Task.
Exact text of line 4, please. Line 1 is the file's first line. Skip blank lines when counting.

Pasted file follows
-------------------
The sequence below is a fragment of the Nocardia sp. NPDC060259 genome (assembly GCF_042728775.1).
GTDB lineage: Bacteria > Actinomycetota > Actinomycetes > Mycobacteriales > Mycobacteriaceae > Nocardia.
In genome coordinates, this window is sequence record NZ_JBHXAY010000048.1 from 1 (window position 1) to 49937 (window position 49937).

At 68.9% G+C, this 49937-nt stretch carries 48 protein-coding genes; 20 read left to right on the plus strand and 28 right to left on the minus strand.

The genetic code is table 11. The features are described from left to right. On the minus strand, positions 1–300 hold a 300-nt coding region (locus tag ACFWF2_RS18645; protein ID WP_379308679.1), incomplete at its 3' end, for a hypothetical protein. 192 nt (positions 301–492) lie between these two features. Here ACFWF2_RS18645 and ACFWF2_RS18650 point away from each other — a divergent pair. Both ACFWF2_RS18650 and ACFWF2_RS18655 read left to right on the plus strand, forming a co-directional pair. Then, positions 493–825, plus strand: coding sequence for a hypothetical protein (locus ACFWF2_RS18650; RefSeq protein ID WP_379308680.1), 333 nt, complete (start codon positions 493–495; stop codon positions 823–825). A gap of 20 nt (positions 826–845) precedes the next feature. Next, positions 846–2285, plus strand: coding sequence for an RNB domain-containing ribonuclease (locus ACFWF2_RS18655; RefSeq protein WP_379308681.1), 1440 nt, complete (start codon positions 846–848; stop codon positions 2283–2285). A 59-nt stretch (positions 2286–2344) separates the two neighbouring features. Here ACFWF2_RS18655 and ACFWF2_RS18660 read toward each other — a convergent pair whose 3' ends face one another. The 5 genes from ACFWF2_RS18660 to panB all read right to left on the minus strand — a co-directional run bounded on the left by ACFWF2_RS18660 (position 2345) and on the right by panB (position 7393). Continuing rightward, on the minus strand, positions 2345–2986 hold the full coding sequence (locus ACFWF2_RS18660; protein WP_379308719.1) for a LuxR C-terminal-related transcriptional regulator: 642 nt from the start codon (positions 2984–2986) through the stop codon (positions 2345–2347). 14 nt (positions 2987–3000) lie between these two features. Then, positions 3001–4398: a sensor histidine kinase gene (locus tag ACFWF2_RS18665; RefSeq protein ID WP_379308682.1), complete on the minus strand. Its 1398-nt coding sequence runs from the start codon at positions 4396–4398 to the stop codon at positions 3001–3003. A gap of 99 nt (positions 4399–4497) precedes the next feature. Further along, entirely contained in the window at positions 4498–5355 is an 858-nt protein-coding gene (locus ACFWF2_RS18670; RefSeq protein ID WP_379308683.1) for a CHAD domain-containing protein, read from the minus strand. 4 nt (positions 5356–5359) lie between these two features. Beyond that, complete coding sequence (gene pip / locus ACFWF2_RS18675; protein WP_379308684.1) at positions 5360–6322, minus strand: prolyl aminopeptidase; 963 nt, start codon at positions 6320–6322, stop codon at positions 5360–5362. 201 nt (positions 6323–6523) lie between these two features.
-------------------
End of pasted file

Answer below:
At 68.9% G+C, this 49937-nt stretch carries 48 protein-coding genes; 20 read left to right on the plus strand and 28 right to left on the minus strand.